An interesting article in the NYT about American Jewish students taking Arabic and studying in the Middle East. The article speaks to both enchantment and disenchantment, idealism and realism as they play out in relation to daily life and politics. For our own interests here at JPP, the article speaks to the place of Jews and Jewish culture in the Middle East, to both broad and capacious cosmopolitanism and narrow horizons, to cultural boundaries and to the crossing of boundaries.
The author of the NYT article pays special attention to those students, committed to Jewish culture, who have turned to the Middle East and to Middle Eastern Studies not in spite of those liberal Jewish cultural and/or liberal religious commitments but because of them. Unasked is the question as to whether or not this phenomenon contributes another chapter in the history of Orientalism, this one on the unique character of Jewish Orientalism, a variant of Orientalism going back to Central Europe in the early 20th and 19th centuries, a chapter left unexplored by Edward Said? Or might one want to relate it ti a kind of neo-Levantism, like the one promoted by Ammiel Alcalay, about which and whom I’ve posted earlier?
From a Jewish philosophical perspective, I find interesting how in the article is how amorphously articulated theological and philosophical concepts familiar to Jewish thought and culture, concepts like “the stranger” and “tikkun olam” play out. Not just in the self-understanding of the students, but how these concepts also appear in the pages of mainstream U.S. journalism; and most importantly, how they bang up and modulate against and vis-à-vis the quotidian and sometimes hard realities of daily life and local prejudice in the modern Middle East.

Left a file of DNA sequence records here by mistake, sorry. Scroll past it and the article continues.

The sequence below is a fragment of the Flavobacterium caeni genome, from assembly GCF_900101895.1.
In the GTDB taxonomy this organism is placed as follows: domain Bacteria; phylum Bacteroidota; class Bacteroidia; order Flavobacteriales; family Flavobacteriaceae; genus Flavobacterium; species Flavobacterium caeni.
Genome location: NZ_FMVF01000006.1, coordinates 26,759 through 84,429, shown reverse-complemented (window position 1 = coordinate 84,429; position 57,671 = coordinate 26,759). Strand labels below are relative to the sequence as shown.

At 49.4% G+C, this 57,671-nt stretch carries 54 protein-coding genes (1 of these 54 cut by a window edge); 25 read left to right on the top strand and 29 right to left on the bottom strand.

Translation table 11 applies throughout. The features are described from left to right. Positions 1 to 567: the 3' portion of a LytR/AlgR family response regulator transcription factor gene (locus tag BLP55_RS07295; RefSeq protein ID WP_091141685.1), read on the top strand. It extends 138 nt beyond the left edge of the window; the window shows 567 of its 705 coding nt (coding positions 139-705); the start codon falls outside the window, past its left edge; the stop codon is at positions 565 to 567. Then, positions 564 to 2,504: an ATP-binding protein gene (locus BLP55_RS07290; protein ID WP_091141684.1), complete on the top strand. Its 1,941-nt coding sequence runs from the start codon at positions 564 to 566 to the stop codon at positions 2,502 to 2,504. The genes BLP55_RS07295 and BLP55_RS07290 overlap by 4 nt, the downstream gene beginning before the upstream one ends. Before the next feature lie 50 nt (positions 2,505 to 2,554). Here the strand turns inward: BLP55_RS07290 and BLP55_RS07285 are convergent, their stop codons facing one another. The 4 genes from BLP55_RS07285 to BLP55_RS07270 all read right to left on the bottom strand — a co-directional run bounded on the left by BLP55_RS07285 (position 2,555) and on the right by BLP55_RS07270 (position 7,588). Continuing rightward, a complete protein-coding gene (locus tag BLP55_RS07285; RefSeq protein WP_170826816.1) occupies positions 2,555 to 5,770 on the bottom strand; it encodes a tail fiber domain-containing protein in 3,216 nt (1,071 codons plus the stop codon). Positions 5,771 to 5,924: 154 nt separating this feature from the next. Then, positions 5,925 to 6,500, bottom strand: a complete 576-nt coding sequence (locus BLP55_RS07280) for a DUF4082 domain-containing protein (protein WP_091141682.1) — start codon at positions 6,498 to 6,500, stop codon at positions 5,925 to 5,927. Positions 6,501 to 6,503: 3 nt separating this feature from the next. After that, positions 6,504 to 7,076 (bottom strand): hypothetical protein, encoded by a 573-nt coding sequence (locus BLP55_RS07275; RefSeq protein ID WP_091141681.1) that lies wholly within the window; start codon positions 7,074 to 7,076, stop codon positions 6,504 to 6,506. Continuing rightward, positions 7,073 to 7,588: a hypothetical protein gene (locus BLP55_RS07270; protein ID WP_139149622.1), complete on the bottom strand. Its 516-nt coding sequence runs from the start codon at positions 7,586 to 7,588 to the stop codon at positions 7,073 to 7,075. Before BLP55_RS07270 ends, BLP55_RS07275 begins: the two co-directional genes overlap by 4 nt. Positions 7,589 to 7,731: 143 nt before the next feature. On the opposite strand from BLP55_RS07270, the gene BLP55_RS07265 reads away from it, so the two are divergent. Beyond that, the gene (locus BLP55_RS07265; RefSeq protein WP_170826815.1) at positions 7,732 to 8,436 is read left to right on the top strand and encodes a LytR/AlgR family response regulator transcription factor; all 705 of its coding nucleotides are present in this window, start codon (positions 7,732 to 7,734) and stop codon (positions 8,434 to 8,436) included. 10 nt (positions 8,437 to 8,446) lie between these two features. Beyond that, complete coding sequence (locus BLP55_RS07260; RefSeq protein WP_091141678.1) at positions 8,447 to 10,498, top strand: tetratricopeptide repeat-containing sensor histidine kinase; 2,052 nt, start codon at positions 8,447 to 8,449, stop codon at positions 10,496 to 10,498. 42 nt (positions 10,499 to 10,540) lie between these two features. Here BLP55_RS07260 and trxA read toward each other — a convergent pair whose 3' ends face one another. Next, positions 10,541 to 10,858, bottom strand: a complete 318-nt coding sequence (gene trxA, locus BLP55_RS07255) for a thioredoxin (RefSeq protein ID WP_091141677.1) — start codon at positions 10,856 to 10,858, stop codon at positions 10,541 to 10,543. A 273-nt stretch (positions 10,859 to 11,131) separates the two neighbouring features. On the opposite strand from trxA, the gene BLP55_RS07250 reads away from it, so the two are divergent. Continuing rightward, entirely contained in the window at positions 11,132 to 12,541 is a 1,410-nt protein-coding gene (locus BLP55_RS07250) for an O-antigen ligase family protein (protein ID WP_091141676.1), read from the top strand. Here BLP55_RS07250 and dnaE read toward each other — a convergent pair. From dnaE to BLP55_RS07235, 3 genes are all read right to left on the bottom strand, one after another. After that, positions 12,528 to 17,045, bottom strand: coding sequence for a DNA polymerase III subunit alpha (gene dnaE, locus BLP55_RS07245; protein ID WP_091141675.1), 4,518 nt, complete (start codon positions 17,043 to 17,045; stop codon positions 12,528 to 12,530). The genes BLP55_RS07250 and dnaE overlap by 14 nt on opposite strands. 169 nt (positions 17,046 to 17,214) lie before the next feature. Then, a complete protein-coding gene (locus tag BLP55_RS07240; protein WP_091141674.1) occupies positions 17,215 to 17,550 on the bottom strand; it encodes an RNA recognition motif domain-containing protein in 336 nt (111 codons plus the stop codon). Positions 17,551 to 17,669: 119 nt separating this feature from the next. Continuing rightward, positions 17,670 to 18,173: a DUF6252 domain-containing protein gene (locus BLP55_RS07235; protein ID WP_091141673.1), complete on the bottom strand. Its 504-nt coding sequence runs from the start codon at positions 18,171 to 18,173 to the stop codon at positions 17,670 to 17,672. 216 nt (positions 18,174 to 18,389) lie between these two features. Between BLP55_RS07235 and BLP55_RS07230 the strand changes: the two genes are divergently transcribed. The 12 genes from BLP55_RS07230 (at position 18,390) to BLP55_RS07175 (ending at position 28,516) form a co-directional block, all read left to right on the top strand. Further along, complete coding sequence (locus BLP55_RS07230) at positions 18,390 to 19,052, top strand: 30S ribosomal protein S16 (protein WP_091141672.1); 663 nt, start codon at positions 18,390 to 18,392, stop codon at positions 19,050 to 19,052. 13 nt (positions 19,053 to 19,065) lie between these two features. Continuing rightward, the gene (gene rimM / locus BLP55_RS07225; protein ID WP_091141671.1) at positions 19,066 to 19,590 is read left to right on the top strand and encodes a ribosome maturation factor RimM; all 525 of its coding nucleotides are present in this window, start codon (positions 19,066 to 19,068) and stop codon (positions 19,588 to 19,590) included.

Maybe too the participation of Jewish students and faculty in Arabic language study and in Middle East Studies contributes to a little “normalizationm,” to the normalization of our understanding of Middle Eastern cultures, and to the normalization to the uncomfortable place, conceptual and material, of Jewish culture in the modern Middle East. Part of what normalization might include the ability to look beyond Israel and Palestine, not in order to sweep the conflict, but rather to come back it and to view it with fresh perspectives.
I use the word “normalization” intentionally and uncautiously. Left unexamined in the NYT article are what I’m sure are the mix of academic politics and identity politics that are specific to Middle East Studies and its academic bodies such as MESA in the United States. About this Aaron Hughes has a new’ish book, much of which is very critical, about Middle East Studies politics re: the creation and policing of those cultural boundaries, and the kinds of statements that are possible and not within that discursive environment. But that said, “normalization” might then be an interesting keyterm, with which to describe this phenomenon, assuming that there is this widespread and growing interest among American Jewish students in Middle Eastern Studies.
One way or the other, it’s hard for me to say from outside the academic field represented by MESA and other scholarly organizations. But as a Jewish Studies scholar who works in a department of Religion, it would seem to me that academic Jewish Studies might want to play its own corner of this field, which it can do by expanding the study of Middle Eastern Jewish Studies, or Arab Jewish Studies.